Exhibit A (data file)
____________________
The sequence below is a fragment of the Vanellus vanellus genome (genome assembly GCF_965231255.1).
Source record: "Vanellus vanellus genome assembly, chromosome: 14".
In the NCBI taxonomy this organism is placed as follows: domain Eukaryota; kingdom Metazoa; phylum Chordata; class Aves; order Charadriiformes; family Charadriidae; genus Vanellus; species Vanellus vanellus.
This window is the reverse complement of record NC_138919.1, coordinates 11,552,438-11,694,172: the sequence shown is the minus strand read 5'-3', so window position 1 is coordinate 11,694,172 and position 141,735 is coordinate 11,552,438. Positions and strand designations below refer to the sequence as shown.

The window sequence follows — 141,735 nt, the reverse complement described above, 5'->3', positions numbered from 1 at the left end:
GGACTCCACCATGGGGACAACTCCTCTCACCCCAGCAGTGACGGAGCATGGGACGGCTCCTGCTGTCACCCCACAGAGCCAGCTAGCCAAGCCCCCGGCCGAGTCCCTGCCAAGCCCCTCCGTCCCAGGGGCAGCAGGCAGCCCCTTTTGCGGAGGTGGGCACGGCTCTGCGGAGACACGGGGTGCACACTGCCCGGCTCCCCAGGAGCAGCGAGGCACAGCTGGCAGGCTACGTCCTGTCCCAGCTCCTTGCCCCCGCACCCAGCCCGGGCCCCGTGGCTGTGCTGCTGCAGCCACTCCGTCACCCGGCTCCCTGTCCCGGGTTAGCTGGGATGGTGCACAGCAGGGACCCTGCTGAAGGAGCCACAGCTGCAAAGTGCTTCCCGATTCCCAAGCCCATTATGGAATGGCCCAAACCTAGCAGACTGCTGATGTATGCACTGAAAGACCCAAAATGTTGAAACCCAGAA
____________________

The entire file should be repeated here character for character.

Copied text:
The sequence below is a fragment of the Vanellus vanellus genome (genome assembly GCF_965231255.1).
Source record: "Vanellus vanellus genome assembly, chromosome: 14".
In the NCBI taxonomy this organism is placed as follows: domain Eukaryota; kingdom Metazoa; phylum Chordata; class Aves; order Charadriiformes; family Charadriidae; genus Vanellus; species Vanellus vanellus.
This window is the reverse complement of record NC_138919.1, coordinates 11,552,438-11,694,172: the sequence shown is the minus strand read 5'-3', so window position 1 is coordinate 11,694,172 and position 141,735 is coordinate 11,552,438. Positions and strand designations below refer to the sequence as shown.

The window sequence follows — 141,735 nt, the reverse complement described above, 5'->3', positions numbered from 1 at the left end:
GGACTCCACCATGGGGACAACTCCTCTCACCCCAGCAGTGACGGAGCATGGGACGGCTCCTGCTGTCACCCCACAGAGCCAGCTAGCCAAGCCCCCGGCCGAGTCCCTGCCAAGCCCCTCCGTCCCAGGGGCAGCAGGCAGCCCCTTTTGCGGAGGTGGGCACGGCTCTGCGGAGACACGGGGTGCACACTGCCCGGCTCCCCAGGAGCAGCGAGGCACAGCTGGCAGGCTACGTCCTGTCCCAGCTCCTTGCCCCCGCACCCAGCCCGGGCCCCGTGGCTGTGCTGCTGCAGCCACTCCGTCACCCGGCTCCCTGTCCCGGGTTAGCTGGGATGGTGCACAGCAGGGACCCTGCTGAAGGAGCCACAGCTGCAAAGTGCTTCCCGATTCCCAAGCCCATTATGGAATGGCCCAAACCTAGCAGACTGCTGATGTATGCACTGAAAGACCCAAAATGTTGAAACCCAGAA